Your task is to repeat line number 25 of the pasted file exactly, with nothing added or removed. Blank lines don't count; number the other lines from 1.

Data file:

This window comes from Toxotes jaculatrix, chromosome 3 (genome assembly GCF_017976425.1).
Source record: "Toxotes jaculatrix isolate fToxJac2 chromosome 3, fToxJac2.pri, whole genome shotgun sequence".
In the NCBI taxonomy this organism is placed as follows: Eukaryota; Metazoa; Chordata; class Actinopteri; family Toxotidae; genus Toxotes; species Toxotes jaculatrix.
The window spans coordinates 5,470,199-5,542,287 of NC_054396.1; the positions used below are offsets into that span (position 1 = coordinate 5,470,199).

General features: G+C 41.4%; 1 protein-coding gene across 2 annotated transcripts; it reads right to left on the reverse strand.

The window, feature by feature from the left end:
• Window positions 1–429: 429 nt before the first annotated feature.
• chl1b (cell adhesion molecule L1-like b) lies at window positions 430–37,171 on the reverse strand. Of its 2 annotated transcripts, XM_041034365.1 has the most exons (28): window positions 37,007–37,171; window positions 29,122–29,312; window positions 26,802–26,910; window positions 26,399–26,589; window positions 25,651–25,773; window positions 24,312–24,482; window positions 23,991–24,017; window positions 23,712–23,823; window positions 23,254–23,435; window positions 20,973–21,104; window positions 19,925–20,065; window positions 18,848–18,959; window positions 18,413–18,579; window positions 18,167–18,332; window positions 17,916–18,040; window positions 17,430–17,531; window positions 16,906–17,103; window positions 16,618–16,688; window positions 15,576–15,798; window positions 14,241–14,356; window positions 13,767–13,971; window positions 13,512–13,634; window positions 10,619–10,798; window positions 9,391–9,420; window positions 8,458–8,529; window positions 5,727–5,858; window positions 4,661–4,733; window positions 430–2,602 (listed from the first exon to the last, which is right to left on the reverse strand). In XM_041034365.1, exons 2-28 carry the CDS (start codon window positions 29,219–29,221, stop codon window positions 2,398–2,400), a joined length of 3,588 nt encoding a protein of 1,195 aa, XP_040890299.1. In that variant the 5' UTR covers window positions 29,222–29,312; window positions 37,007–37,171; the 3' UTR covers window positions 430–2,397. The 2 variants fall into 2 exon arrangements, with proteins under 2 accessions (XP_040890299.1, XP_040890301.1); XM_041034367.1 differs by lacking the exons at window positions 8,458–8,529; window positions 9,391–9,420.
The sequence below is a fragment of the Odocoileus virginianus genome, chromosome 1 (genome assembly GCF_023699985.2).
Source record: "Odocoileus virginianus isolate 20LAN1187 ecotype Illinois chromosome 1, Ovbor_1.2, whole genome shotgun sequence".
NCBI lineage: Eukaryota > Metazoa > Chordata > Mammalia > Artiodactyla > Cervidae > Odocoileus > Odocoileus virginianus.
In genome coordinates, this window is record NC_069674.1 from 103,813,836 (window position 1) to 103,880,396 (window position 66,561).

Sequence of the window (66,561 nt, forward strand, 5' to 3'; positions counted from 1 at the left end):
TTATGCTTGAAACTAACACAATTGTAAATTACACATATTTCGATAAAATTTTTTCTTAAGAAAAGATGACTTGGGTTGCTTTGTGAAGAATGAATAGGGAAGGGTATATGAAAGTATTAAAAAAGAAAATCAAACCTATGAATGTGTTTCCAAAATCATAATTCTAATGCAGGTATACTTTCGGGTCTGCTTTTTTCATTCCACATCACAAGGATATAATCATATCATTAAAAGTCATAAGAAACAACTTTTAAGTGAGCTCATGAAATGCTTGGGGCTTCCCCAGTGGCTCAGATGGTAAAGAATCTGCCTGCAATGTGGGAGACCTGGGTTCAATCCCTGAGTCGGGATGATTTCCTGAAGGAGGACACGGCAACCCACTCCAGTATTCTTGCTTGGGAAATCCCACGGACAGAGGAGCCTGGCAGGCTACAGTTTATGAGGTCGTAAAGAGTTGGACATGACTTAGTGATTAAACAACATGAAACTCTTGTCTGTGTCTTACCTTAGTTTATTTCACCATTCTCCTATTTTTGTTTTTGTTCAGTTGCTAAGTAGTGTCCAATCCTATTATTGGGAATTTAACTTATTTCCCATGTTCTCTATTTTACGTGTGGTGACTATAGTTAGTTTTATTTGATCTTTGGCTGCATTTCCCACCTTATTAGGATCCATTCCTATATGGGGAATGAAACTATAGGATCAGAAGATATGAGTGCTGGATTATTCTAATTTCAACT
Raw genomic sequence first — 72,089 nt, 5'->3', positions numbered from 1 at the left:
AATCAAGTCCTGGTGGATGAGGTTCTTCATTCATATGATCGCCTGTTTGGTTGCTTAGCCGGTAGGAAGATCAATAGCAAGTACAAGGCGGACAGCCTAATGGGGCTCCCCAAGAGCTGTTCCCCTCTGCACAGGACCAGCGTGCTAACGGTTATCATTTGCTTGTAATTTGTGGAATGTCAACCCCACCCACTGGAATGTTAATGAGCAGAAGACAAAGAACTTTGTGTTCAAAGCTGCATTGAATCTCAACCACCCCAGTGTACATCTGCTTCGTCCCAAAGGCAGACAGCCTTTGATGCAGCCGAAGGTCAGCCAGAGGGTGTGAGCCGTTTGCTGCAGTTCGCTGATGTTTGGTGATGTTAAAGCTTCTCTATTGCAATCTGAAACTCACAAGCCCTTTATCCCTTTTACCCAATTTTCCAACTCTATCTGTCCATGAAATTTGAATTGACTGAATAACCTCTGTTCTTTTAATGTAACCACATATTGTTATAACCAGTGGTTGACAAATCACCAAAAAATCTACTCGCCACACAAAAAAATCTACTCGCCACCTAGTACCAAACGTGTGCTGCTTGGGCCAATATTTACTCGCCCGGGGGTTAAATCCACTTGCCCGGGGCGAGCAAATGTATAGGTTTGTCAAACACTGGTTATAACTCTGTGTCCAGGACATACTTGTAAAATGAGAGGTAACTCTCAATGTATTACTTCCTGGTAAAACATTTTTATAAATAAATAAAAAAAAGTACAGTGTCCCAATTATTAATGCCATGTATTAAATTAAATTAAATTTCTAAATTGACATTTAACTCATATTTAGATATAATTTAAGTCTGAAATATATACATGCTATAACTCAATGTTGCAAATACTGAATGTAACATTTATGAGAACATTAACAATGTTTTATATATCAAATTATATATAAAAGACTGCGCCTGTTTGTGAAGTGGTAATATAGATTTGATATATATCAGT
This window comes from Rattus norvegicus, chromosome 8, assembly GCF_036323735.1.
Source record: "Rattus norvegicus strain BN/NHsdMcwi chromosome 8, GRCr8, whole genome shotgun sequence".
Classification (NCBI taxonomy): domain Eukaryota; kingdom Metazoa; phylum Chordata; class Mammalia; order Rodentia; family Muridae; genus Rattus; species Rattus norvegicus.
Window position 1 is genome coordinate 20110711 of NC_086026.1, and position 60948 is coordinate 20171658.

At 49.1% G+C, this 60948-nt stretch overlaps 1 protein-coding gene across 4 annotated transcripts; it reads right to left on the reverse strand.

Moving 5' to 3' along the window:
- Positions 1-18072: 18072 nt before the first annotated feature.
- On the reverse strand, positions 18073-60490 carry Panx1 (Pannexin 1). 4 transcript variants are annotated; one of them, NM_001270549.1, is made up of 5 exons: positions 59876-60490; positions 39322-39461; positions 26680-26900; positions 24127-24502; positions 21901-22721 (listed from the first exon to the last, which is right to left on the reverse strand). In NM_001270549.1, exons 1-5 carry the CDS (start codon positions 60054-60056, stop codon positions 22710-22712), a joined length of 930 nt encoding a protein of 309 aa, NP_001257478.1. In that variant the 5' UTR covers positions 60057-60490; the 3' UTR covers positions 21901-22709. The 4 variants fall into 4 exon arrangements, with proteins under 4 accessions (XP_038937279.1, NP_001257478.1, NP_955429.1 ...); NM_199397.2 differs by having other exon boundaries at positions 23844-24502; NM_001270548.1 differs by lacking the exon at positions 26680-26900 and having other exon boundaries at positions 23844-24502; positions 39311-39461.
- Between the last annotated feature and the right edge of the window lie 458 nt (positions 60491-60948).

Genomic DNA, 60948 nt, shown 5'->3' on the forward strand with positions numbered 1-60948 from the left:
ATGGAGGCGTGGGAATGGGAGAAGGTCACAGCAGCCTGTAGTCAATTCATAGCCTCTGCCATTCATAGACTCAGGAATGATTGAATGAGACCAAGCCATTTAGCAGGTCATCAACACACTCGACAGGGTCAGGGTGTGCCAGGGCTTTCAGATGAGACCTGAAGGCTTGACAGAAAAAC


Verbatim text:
- Between the last annotated feature and the right edge of the window lie 458 nt (positions 60491-60948).